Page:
Simultaneous state elections are desirable but they should not be clubbed with a general election. Instead, simultaneous state elections should be held two and a half years after a general election.
The government has appointed a committee to go into the proposal to have simultaneous elections to Parliament and state assemblies. This has led to speculation that the coming special session of Parliament has been summoned to make the legal and constitutional amendments necessary for the purpose. The slogan ‘One nation, one election’ is being tom-tommed. This is not the first time the BJP has made such a proposal, but for the first time it may actually have the votes, provided some regional parties lend a hand.I agree that simultaneous state elections are desirable. But they should not be clubbed with a general election. Simultaneous state elections should be held two and a half years after a general election. This will be somewhat similar to mid-term Congressional elections in the US. Voters should not have to wait a full five years to express dissatisfaction — they deserve a chance every two and a half years. That is why the slogan should be ‘One nation, two elections’.Right now if a government falls and mid-term elections are held, the new assembly has a full five-year life. To ensure simultaneous elections this provision will have to be amended. Any new government should rule for only the remaining part of a five-year term, not a fresh five years. That will ensure that state elections remain simultaneous regardless of how many governments fail to last a full term.
The key question is not the cost of elections but their fairness of representation. Voters should not have to wait a full five years before being able to express their dissatisfaction
Two major reasons are given for favouring simultaneous elections. First, they will greatly reduce the cost of holding elections — not just government costs but the private costs of fighting elections. The two together may save over a thousand crore.Second, India currently has several state elections every year. This means all parties are constantly in election mode and populist giveaways take precedence over long-term development. Simultaneous elections would give both central and state governments five full years to focus on development.Opposition parties say these are not the real reasons at all. Narendra Modi is far more popular than his party. This is why the BJP fares better in general elections than state elections. The most striking contrast comes from Delhi. In both 2014 and 2019, the BJP swept all seven Delhi seats in the parliamentary election, testimony to Modi’s popularity. But in the subsequent state elections, AAP won 67 of 70 seats in 2015, and 62 seats in 2020.If simultaneous elections are held for the Centre and states, with voters voting for both in one single ballot paper, Modi’s popularity is likely to spill over from parliamentary to assembly seats. That will surely benefit the BJP, and so Opposition parties are strongly opposed.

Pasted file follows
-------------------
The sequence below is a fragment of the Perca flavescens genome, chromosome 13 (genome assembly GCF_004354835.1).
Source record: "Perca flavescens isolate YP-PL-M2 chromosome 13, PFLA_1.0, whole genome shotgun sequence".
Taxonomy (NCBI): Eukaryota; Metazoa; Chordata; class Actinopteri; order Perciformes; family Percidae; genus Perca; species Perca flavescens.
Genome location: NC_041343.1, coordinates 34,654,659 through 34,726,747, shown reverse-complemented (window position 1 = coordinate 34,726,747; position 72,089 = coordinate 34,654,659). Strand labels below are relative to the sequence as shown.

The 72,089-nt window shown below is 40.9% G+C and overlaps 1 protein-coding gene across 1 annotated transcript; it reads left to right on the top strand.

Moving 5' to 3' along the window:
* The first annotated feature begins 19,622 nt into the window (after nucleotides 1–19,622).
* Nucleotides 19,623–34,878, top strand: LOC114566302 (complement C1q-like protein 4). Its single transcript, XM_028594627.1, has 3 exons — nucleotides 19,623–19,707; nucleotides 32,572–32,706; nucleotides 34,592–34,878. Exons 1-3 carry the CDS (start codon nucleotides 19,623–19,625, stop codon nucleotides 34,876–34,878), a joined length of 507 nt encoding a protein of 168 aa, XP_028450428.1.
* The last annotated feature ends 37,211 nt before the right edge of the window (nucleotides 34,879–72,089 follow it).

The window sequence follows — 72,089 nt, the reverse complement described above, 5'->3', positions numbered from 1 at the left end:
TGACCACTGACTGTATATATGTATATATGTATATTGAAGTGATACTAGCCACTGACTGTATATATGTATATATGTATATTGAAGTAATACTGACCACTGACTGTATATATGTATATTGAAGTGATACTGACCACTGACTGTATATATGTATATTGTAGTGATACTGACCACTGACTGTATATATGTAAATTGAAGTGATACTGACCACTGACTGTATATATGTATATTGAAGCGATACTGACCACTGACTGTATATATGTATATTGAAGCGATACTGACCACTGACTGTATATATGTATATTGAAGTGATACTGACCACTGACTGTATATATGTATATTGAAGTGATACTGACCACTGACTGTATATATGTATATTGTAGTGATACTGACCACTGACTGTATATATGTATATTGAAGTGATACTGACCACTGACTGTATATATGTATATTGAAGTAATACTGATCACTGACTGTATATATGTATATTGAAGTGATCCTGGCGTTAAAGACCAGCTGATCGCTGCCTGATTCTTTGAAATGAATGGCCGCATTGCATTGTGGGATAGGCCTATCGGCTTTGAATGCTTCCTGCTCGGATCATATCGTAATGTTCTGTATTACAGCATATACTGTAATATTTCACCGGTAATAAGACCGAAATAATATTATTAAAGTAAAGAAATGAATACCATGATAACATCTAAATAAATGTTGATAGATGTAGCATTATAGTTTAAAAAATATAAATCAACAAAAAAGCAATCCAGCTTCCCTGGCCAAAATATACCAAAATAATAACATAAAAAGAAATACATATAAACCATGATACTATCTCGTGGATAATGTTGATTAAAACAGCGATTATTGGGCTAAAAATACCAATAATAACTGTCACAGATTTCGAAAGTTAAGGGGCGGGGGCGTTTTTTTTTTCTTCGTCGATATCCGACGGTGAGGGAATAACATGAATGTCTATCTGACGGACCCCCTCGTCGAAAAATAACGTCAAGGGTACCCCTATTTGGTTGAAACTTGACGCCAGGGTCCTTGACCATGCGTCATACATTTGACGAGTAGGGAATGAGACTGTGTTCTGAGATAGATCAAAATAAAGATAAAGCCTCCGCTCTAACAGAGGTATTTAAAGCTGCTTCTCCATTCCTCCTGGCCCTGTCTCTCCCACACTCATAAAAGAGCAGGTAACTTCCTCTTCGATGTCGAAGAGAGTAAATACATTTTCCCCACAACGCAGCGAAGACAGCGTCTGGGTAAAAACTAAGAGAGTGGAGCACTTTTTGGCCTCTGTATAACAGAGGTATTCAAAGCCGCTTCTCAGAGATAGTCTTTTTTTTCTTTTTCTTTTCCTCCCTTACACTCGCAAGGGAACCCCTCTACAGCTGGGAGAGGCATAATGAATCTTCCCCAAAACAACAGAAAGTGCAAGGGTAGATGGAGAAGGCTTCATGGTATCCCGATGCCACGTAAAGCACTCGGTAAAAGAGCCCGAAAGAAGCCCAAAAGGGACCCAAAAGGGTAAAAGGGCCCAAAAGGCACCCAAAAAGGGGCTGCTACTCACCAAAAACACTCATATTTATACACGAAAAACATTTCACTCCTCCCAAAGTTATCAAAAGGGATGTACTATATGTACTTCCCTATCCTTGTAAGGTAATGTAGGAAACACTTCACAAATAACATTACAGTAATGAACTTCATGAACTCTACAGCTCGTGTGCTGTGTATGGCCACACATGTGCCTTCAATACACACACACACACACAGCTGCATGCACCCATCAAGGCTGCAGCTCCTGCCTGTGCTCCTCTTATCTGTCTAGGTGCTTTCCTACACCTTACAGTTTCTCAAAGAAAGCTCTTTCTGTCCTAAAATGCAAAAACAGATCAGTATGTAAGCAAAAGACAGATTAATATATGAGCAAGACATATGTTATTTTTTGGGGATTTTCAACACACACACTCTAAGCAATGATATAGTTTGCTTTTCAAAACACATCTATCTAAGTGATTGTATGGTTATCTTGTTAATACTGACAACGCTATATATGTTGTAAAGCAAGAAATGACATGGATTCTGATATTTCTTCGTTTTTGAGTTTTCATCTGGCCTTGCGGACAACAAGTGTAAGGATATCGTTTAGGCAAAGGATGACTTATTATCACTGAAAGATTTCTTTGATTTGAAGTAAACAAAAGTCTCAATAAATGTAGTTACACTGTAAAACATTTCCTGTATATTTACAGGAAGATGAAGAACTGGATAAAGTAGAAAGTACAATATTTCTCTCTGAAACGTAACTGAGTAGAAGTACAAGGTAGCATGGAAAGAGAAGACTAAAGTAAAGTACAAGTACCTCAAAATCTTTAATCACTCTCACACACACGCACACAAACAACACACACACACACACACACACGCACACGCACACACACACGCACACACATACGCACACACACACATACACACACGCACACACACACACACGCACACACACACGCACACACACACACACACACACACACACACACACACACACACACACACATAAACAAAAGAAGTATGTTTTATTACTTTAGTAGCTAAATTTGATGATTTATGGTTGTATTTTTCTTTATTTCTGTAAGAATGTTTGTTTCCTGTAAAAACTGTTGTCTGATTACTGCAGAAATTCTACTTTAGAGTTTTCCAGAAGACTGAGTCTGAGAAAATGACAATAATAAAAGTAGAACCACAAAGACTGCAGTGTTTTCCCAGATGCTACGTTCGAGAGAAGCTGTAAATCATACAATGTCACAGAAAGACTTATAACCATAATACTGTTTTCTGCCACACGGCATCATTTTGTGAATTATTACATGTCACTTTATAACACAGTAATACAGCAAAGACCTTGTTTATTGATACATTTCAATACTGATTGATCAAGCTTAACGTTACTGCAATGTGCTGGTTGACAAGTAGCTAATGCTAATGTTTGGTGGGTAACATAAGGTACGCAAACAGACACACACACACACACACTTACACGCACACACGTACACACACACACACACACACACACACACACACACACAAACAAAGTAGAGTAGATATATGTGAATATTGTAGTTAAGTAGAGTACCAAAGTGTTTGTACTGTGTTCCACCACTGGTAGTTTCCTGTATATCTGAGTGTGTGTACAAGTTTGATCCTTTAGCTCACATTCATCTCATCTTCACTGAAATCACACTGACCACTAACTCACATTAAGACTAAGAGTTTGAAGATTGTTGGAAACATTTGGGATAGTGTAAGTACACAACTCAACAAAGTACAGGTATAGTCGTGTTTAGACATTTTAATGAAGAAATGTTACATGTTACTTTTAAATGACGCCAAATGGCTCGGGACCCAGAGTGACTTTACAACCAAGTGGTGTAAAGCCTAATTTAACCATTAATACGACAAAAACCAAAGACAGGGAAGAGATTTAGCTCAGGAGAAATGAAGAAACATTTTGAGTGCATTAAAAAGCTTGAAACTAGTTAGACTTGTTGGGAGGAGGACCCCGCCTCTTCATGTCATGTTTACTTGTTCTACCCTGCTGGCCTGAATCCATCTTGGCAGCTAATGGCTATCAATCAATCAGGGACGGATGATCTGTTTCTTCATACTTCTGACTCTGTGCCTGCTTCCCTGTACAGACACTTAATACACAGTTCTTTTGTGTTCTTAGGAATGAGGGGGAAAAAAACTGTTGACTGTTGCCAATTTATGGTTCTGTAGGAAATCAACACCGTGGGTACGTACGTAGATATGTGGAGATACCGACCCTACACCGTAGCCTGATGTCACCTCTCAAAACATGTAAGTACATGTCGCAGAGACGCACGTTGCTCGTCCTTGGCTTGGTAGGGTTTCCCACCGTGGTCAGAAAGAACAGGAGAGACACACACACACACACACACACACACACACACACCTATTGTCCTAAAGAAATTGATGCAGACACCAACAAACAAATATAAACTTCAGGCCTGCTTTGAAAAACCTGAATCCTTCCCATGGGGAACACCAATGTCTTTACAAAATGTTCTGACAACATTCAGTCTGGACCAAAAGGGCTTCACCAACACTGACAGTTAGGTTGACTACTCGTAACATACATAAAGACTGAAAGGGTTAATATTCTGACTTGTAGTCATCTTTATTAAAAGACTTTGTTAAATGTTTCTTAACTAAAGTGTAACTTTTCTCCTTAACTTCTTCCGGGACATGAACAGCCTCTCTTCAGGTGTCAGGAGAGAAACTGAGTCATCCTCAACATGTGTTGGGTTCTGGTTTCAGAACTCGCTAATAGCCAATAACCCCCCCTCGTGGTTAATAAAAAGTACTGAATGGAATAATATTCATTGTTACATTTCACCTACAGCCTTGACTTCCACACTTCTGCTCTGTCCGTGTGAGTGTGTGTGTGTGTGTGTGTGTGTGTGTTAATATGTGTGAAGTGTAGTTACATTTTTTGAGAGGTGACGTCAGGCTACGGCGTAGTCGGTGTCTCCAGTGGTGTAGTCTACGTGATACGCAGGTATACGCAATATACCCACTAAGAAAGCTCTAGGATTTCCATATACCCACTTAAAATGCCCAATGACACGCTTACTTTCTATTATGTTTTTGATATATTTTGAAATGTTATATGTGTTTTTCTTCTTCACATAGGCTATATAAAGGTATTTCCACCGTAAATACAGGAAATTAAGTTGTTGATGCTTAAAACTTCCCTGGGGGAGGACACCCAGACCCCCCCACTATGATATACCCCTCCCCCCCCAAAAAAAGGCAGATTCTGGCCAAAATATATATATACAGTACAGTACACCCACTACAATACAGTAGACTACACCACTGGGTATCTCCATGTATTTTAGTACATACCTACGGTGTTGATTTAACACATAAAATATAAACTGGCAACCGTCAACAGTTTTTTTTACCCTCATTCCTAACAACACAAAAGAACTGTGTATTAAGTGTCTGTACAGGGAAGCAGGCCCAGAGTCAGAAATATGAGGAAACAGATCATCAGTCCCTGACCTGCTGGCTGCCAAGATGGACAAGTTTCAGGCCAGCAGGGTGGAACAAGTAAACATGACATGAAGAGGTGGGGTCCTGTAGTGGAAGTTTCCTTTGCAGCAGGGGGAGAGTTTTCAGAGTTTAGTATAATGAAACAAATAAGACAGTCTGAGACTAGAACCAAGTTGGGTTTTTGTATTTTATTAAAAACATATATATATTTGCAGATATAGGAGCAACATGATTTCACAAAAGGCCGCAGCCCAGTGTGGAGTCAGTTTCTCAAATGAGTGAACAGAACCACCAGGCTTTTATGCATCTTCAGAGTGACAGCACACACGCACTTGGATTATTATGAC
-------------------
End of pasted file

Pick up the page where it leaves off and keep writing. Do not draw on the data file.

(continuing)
PM Modi is far more popular than his party. This is why the BJP fares better in general elections than state elections. The most striking contrast comes from Delhi
Atal Bihari Vajpayee had proposed simultaneous elections in 2003, when he was seen to be very popular, and Opposition parties opposed the move then too, for the same reason. The irony is that Vajpayee lost the 2004 general election. The popularity of a prime minister does not automatically translate into votes for the party even in a general election. However, Modi is clearly more popular than Vajpayee ever was.Opposition parties claim that simultaneous elections will go against the spirit of federalism, diluting issues at the state level and focusing attention on central issues. This is a weak argument. Elections were held simultaneously in the 1950s, and nobody claimed that federalism was killed. Then, as state governments fell for one reason or another, every state began to have elections on different dates. That is why we currently have several state elections per year. Separate state elections were not part of the original election design.The Opposition also claims that the supposed cost savings of simultaneous elections may be illusory as it will require the procurement of thousands of additional electronic voting machines and VVPAT machines (for providing a paper trail to verify genuine voting). In March, the Election Commission had indicated that simultaneous elections in 2024 would entail additional spending of Rs 5,100 crore. The cost would go up to Rs 8,000 crore in 2029.But that has a flaw. A democracy requires that the will of the people is reflected in a fair way. The key question is not the cost of elections but their fairness of representation. Voters should not have to wait a full five years before being able to express their unhappiness or otherwise. Simultaneous state elections will save huge sums compared with having different state elections every few months. These should provide voters with a mid-term vote on not just each state but the nation too.In many countries, voters can now demand the recall of elected governments. In the US, many states provide for petitions that, with enough signatures, can lead to a referendum on the Governor’s continuance. India is not ready for recalls. But the notion of rulers being accountable in between five-year elections is an excellent principle.
This article was originally published by The Times of India on September 9, 2023.